Troopers Target Drivers From The Air


UPDATED: Wednesday August 13, 2014 11:53 PM

The next plane you spot flying above Fairfield County might be an Ohio State Highway Patrol aircraft looking for aggressive drivers.

Troopers are now utilizing their aviation division to try to prevent crashes after an uptick in deadly collisions.
 
"We are focusing on crash-causing violations which include improper passing, left of center, and fail to yield. We are prepared to use every resource available, in this case our well-trained pilots and aircraft," said Lt. Shad Caplinger, commander of the Lancaster Post.
 
The focus is on two lane roads. Right now, the focus is on a stretch of Pleasantville Road that troopers say has seen four deadly crashes in the past two and a half years.
 
"We see a violation and we're in direct contact with the trooper on the ground," said Trooper Ken Schirg, who was flying the plane on Wednesday.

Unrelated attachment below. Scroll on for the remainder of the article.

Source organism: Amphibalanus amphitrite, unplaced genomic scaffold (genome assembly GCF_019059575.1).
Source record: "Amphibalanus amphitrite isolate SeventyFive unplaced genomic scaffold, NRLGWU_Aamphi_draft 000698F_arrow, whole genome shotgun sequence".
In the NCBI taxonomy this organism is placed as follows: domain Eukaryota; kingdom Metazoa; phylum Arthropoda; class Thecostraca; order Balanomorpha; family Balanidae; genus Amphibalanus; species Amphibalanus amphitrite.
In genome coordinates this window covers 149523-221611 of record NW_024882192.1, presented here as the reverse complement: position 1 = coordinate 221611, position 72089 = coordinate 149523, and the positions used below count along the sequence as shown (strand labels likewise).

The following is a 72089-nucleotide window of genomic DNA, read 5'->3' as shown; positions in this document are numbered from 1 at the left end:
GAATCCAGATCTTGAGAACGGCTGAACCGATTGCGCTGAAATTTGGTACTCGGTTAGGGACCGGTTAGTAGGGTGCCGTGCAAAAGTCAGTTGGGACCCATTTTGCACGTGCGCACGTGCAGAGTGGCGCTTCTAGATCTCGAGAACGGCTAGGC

Trooper Robert Wilson and Deputy T.J. Strawn with the Fairfield County Sheriff's office were on the ground to handle the violations Schirg spotted from the sky.
 
"It's very hilly and curvy and a lot of times we can't monitor beyond a half mile. Where Trooper Schirg is going to be able to monitor the whole stretch of roadway," Wilson said.
 
Troopers say they hope their increased patrols on Pleasantville Road and other county roads will prevent future deadly crashes in Fairfield County.
 
"We had a motorcyclist killed after a small utility van drove left of center in improper passing and struck it head on," Trooper Wilson said.
 
The Lancaster Post of Ohio State Highway Patrol reports 34 fatal crashes in Fairfield County since 2011. Twenty of them were on county roads, nine on state routes and five on U.S. routes.
 
The statistics explain why the patrol is counting on their air-to-ground teamwork to keep Fairfield County roads as crash-free as possible.
 
"We're going to try to make it a little safer," Wilson said.
 
Troopers say they will continue to patrol the area of Pleasantville Road by both air and ground through August 17th.
 
They will then focus their efforts on other problem areas in the county.
 
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